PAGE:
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You might think you know all you should know about the vagina, but you may be surprised about the many common misconceptions!  Check out these 5 vaginal myths and be in-the-know!


Myth #1: Vaginal discharge means you have an STD (or other health issues).

While having an STD might cause some discharge, having a dischage does not necessarily mean you have an STD or yeast infection.  You might be surprised to know that everyone with a vagina experiences discharge. Healthy discharge keeps the vagina clean and lubricated. It also reduces one’s risk of infections.   The colour, amount and discharge thickness  can change depending on sex, periods, or childbirth.  Paying attention to your vaginal discharge is a great way to get to know your own body.

Myth #2: The whole area is called the vagina.

This is probably one of the most common mistakes of all time – calling everything in the southern region as the ‘vagina’. The external parts of the genitals is called the vulva. It includes the labia majora (larger lips on the outside), labia minora (smaller lips on the inside), clitoris, vaginal and urethral opening, and of course, the anus.   All “know your body” knowledge that’s especially useful when being able to properly describe what hurts to your doctor.


Myth #3: If it doesn’t smell good, it’s probably dirty.

It’s time to stop using scented wash and wipes and embrace your natural scent! Many vaginal washes advertise themselves to be “pH balancing”. However, your vagina balances your pH and it does not need any help. This means no special products, scented sprays and douching is needed. If you feel like your vaginal scent is abnormal, visit your OBGYN.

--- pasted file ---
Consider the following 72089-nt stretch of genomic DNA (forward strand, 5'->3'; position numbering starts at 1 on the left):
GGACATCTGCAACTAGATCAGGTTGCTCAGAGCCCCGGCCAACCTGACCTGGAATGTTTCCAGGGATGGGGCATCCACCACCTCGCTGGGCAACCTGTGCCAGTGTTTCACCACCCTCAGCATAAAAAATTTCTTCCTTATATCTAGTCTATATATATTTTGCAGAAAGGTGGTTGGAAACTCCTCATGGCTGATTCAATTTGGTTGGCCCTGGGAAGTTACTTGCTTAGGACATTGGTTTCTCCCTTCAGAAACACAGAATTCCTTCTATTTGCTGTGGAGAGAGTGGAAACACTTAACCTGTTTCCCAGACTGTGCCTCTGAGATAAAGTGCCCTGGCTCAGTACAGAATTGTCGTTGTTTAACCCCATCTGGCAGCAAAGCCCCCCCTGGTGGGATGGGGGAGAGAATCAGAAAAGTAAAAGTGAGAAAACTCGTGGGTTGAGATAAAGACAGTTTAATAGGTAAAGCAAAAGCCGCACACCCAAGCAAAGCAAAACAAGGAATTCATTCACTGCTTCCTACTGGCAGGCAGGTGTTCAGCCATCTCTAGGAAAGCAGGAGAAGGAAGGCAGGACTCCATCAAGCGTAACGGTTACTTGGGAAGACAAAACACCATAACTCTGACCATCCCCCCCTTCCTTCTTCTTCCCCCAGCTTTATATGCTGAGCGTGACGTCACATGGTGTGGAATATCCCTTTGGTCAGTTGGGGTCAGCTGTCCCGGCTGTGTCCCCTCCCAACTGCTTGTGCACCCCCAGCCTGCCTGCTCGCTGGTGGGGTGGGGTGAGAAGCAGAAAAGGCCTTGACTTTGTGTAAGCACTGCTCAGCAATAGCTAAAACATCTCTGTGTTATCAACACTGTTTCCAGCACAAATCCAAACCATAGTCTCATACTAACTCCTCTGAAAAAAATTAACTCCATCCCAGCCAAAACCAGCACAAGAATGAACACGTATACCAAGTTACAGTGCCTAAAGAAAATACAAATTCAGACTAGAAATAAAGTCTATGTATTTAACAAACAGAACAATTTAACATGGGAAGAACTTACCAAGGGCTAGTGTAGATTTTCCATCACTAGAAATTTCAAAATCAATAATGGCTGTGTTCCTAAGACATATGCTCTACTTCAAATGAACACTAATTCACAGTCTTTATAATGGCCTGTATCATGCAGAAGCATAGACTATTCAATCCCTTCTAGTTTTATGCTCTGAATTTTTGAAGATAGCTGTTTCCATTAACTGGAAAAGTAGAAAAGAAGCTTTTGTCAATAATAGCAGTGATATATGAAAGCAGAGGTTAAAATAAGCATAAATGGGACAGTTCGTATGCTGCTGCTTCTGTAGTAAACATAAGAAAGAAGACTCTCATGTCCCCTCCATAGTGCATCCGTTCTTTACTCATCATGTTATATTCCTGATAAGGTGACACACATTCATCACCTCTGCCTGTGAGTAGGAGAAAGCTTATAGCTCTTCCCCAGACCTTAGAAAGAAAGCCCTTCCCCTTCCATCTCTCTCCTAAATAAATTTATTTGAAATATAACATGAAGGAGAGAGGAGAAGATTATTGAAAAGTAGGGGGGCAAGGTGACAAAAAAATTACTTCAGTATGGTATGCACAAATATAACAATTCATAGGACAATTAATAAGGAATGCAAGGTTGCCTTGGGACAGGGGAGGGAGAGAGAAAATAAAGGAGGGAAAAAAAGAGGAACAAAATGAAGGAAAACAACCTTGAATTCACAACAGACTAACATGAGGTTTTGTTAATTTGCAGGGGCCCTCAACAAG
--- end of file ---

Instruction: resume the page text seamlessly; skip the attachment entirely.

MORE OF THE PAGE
Myth #4: Having too much sex will get your vagina “loose”.

Historically, vaginas have been considered to be delicate and private – something that needs to be hidden and revealed only at the time virginity is lost. The concept that a woman’s vagina will be ‘ruined’ after having too much sex is not true. The vagina is incredibly elastic. It doesn’t just stretch to accommodate size, but it also snaps back to its original shape not long after sex or even childbirth.


Myth #5: You can lose a tampon inside it.

Given the anatomical nature of the body, losing a tampon inside the vagina is impossible. The vagina is only a few inches long – if the string gets caught up on the inside, you just have to dig a little more to locate it. Don’t fret, it will not be floating in your stomach by noon.

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